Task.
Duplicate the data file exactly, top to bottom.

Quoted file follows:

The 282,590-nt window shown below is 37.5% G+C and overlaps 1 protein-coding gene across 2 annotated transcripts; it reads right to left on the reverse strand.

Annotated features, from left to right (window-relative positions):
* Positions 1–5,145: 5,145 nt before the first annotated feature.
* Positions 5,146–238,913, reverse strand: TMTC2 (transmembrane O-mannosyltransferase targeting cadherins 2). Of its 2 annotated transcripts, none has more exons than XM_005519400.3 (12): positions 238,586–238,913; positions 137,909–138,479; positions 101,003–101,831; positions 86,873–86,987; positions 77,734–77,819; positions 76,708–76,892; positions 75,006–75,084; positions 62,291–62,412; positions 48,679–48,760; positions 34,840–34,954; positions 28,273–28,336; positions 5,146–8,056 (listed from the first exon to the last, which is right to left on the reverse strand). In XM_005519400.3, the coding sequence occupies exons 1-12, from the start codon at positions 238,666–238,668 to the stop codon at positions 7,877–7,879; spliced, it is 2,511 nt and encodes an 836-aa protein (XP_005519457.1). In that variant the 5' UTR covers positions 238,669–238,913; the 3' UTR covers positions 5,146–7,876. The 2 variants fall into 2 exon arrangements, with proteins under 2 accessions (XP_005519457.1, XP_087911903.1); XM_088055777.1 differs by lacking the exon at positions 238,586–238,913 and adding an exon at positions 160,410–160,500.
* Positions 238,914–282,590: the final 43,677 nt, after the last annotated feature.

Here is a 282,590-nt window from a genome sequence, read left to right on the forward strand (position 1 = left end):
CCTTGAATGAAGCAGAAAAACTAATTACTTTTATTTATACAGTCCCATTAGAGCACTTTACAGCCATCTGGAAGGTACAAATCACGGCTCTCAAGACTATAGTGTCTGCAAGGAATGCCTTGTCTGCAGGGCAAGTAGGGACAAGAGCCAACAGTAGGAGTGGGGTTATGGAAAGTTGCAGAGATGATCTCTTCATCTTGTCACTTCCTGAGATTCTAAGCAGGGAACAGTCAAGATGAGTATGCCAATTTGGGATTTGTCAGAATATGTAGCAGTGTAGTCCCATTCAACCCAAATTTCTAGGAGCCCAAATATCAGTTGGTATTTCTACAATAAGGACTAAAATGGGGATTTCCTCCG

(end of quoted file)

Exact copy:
The 282,590-nt window shown below is 37.5% G+C and overlaps 1 protein-coding gene across 2 annotated transcripts; it reads right to left on the reverse strand.

Annotated features, from left to right (window-relative positions):
* Positions 1–5,145: 5,145 nt before the first annotated feature.
* Positions 5,146–238,913, reverse strand: TMTC2 (transmembrane O-mannosyltransferase targeting cadherins 2). Of its 2 annotated transcripts, none has more exons than XM_005519400.3 (12): positions 238,586–238,913; positions 137,909–138,479; positions 101,003–101,831; positions 86,873–86,987; positions 77,734–77,819; positions 76,708–76,892; positions 75,006–75,084; positions 62,291–62,412; positions 48,679–48,760; positions 34,840–34,954; positions 28,273–28,336; positions 5,146–8,056 (listed from the first exon to the last, which is right to left on the reverse strand). In XM_005519400.3, the coding sequence occupies exons 1-12, from the start codon at positions 238,666–238,668 to the stop codon at positions 7,877–7,879; spliced, it is 2,511 nt and encodes an 836-aa protein (XP_005519457.1). In that variant the 5' UTR covers positions 238,669–238,913; the 3' UTR covers positions 5,146–7,876. The 2 variants fall into 2 exon arrangements, with proteins under 2 accessions (XP_005519457.1, XP_087911903.1); XM_088055777.1 differs by lacking the exon at positions 238,586–238,913 and adding an exon at positions 160,410–160,500.
* Positions 238,914–282,590: the final 43,677 nt, after the last annotated feature.

Here is a 282,590-nt window from a genome sequence, read left to right on the forward strand (position 1 = left end):
CCTTGAATGAAGCAGAAAAACTAATTACTTTTATTTATACAGTCCCATTAGAGCACTTTACAGCCATCTGGAAGGTACAAATCACGGCTCTCAAGACTATAGTGTCTGCAAGGAATGCCTTGTCTGCAGGGCAAGTAGGGACAAGAGCCAACAGTAGGAGTGGGGTTATGGAAAGTTGCAGAGATGATCTCTTCATCTTGTCACTTCCTGAGATTCTAAGCAGGGAACAGTCAAGATGAGTATGCCAATTTGGGATTTGTCAGAATATGTAGCAGTGTAGTCCCATTCAACCCAAATTTCTAGGAGCCCAAATATCAGTTGGTATTTCTACAATAAGGACTAAAATGGGGATTTCCTCCG